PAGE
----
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Year
1774
Month Day
October 25

Congress petitions English king to address grievances

On October 25, 1774, the First Continental Congress sends a respectful petition to King George III to inform his majesty that if it had not been for the acts of oppression forced upon the colonies by the British Parliament, the American people would be standing behind British rule.

Despite the anger that the American public felt towards the United Kingdom after the British Parliament established the Coercive Acts—called the Intolerable Acts by the colonists—Congress was still willing to assert its loyalty to the king. In return for this loyalty, Congress asked the king to address and resolve the specific grievances of the colonies. The petition, written by Continental Congressman John Dickinson, laid out what Congress felt was undue oppression of the colonies by the British Parliament. Their grievances mainly had to do with the Coercive Acts, a series of four acts that were established to punish colonists and to restore order in Massachusetts following the Boston Tea Party.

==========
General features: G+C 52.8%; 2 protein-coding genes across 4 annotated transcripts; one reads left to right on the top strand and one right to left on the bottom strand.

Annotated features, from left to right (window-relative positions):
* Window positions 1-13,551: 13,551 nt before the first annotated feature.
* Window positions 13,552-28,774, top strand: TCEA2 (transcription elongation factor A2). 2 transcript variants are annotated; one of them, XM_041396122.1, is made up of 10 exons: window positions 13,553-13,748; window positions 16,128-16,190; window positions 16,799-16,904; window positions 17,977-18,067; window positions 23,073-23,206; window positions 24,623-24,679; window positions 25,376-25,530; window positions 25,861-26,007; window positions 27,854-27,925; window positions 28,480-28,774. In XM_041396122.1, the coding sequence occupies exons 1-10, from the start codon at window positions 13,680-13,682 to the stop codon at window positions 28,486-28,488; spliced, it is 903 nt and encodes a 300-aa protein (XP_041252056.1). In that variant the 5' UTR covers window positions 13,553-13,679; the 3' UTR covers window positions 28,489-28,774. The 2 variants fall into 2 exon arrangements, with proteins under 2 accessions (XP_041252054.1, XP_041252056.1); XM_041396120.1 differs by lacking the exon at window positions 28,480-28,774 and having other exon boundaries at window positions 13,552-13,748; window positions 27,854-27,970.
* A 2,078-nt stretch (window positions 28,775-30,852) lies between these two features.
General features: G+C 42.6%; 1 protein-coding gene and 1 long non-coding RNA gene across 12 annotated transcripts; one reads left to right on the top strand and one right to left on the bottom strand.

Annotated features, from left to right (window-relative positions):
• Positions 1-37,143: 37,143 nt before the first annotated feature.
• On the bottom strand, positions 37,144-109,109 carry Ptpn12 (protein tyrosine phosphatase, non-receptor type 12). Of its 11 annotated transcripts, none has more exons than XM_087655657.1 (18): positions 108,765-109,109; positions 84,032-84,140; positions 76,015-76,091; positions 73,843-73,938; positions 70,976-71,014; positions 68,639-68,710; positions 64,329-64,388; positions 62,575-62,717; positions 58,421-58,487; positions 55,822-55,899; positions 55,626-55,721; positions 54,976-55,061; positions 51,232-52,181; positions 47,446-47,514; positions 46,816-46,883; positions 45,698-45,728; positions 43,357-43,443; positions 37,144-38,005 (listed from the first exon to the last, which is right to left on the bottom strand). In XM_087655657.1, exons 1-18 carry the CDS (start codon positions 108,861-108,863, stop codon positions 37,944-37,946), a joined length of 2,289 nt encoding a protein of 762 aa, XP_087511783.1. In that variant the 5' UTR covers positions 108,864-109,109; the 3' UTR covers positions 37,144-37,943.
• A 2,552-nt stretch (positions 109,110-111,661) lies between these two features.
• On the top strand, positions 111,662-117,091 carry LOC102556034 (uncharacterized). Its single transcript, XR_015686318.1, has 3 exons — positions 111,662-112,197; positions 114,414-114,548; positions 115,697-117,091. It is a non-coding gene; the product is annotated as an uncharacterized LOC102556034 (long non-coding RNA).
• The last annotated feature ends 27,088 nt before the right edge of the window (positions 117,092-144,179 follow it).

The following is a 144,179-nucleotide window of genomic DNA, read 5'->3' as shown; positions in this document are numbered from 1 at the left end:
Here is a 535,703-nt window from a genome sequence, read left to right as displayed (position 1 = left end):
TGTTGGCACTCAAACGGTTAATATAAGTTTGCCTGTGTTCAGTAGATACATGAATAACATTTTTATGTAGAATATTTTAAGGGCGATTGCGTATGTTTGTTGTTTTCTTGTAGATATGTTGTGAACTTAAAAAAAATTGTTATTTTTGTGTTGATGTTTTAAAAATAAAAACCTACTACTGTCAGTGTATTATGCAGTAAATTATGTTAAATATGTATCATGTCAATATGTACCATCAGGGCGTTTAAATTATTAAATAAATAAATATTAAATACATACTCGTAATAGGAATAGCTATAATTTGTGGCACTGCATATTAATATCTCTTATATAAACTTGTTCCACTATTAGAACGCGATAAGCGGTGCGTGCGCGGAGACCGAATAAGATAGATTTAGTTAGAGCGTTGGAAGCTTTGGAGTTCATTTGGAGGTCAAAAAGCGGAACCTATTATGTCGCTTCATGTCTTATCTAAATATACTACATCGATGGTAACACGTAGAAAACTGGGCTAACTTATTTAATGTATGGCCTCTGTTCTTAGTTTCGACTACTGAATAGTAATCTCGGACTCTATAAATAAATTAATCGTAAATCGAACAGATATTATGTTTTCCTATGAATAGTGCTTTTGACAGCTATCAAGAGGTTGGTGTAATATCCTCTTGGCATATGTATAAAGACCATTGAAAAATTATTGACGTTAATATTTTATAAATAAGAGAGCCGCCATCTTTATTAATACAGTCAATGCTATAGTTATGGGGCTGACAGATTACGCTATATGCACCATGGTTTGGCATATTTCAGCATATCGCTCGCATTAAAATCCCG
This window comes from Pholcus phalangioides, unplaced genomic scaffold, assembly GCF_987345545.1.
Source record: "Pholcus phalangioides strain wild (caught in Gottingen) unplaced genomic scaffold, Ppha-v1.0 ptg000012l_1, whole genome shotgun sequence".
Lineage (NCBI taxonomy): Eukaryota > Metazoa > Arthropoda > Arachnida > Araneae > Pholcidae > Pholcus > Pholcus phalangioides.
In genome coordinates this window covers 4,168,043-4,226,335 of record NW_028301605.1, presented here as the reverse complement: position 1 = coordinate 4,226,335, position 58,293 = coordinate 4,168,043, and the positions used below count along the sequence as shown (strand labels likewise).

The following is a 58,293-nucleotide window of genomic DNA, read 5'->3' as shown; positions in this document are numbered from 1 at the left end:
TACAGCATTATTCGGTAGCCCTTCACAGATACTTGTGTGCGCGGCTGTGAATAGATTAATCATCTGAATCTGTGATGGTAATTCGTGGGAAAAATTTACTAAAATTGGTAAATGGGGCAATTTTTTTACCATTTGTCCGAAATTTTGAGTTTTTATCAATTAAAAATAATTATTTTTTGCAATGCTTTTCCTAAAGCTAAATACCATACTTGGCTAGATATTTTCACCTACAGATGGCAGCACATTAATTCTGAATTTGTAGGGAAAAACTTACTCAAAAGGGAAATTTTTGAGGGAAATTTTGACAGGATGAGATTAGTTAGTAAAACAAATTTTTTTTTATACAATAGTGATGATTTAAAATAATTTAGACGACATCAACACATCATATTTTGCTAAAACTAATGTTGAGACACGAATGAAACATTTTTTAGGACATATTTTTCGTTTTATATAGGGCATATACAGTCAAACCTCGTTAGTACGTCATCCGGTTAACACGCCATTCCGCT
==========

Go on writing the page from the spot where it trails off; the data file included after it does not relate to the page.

The first of the Coercive Acts was the Boston Port Act, which closed the port of Boston to all colonists until damages from the Boston Tea Party were paid. The second, the Massachusetts Government Act, gave the British government total control of town meetings, taking all decisions out of the hands of the colonists. The third, the Administration of Justice Act, made British officials immune to criminal prosecution in America and the fourth, the Quartering Act, required colonists to house and quarter British troops on demand, including in private homes as a last resort.

The king did not respond to the petition to Congress’ satisfaction and eight months later on July 6, 1775, the Second Continental Congress adopted a resolution entitled “Declaration of the Causes and Necessity of Taking Up Arms.” Written by John Dickinson and Thomas Jefferson, the resolution laid out the reasons for taking up arms and starting a violent revolution against British rule of the colonies.

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